After Shabbos ends, Israel comes back to life- night life. My father wanted his usual early bed time, my brother wanted me to experience Israel, so David and I headed to Ben Yehuda Street, a pedestrian mall about a mile from the apartment. As if we needed more food, we stopped in Cafe Rimon for a light meal. I had onion soup (OK, not great), David had fettucine Alfredo (he said it was good), then I had to try the caramel blintzes with vanilla ice cream. Amazing. Good thing I was doing a lot of walking in Israel.

If I sound a little food obsessed, it's because no one told me Israel had such amazing food. I've been to Italy and France, and Israel can compete with both of those countries!! Check out the shuk I visited on Sunday, the Machne Yehuda:
163 Machne Yehuda
Oy vey! I had to limit myself as I ate my way through the shuk!
164 Olives at Machne Yehuda
Who knew so many types of olive existed?

After eating through the shuk, I really needed to do some walking in the Old City- and check out some places I was curious about. Like the Burnt House of Kathros. My brother, who lives in Jerusalem part of the time, had no idea what Burnt House was. I had to find out.

So the Burnt House was burnt by the Romans 1 month after the destruction of the second Temple in 70 CE (original name, right?). The Kathros family was of the high priest caste (hey, just like DH!). The cellar survived the conflagration and many artifacts abounded, in part because high priests used a lot of stone vessels in place of pottery.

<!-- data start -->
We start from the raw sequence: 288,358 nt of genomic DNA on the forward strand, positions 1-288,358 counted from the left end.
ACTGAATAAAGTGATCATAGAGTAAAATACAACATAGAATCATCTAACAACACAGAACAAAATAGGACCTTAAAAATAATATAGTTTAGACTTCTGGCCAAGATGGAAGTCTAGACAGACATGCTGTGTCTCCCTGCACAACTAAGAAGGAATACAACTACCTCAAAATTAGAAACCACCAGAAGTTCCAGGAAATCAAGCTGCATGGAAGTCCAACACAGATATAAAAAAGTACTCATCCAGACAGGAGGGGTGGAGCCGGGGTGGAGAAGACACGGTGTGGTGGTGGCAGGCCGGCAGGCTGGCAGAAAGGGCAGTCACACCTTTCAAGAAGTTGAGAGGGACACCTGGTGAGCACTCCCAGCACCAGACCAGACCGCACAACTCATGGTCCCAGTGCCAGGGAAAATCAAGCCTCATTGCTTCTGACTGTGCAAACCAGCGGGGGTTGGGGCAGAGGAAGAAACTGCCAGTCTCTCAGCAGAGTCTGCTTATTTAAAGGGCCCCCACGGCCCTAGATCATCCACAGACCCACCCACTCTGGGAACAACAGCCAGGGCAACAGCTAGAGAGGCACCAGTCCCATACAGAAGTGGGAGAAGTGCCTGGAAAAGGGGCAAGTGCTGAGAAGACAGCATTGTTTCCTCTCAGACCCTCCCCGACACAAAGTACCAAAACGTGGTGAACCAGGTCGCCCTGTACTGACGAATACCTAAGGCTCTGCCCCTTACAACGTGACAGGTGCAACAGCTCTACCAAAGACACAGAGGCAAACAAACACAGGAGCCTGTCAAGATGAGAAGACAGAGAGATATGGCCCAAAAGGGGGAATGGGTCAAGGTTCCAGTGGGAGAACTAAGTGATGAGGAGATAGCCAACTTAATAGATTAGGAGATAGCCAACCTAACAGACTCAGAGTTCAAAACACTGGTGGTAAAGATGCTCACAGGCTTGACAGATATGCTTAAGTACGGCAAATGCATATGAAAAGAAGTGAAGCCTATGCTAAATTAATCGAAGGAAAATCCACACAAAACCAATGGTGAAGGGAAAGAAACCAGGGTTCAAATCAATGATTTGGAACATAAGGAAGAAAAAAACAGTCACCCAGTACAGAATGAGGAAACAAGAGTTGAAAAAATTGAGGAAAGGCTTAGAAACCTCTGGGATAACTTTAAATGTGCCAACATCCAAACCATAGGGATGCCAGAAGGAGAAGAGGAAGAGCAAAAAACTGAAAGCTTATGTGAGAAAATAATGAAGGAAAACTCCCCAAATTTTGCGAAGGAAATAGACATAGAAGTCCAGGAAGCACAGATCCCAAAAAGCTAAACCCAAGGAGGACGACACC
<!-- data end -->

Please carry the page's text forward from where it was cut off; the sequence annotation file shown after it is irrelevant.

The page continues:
171 Stone Vessels Burnt House.
That's me photographing some of the vessels that survived. There was a sword, believed to have been used in the defense of the house, and the skeleton of a young lady (maybe 20 years old) buried in the stones.
176 Burnt House
Spooky place.
I spent a while at Burnt House, then wandered until dinnertime.

Monday was my last day, a sad day yet a healing day. First we went to Bet Shemesh, west of Jerusalem, to unveil my mother's monument. The scenery around the cemetery is very striking, a lot like that near Los Angeles. It's a fitting final home for Mom.
184 View from Eretz HaChaim
Relatives I'd never met before attended the ceremony from as far away as Kiryat Shemona near the Syrian border (a 3 1/2 hour drive each way) to extend their condolences. DH's cousins who live nearby came also; it felt comforting to see people I knew.

Afterward, I spent the remainder of the day bidding l'hitraot (see you again soon) to the Old City I've come to love so well on such a brief acquaintance.

I explored her nooks and crannies, finding the 8th century CE Karaite Synagogue.
194 Karaite synagogue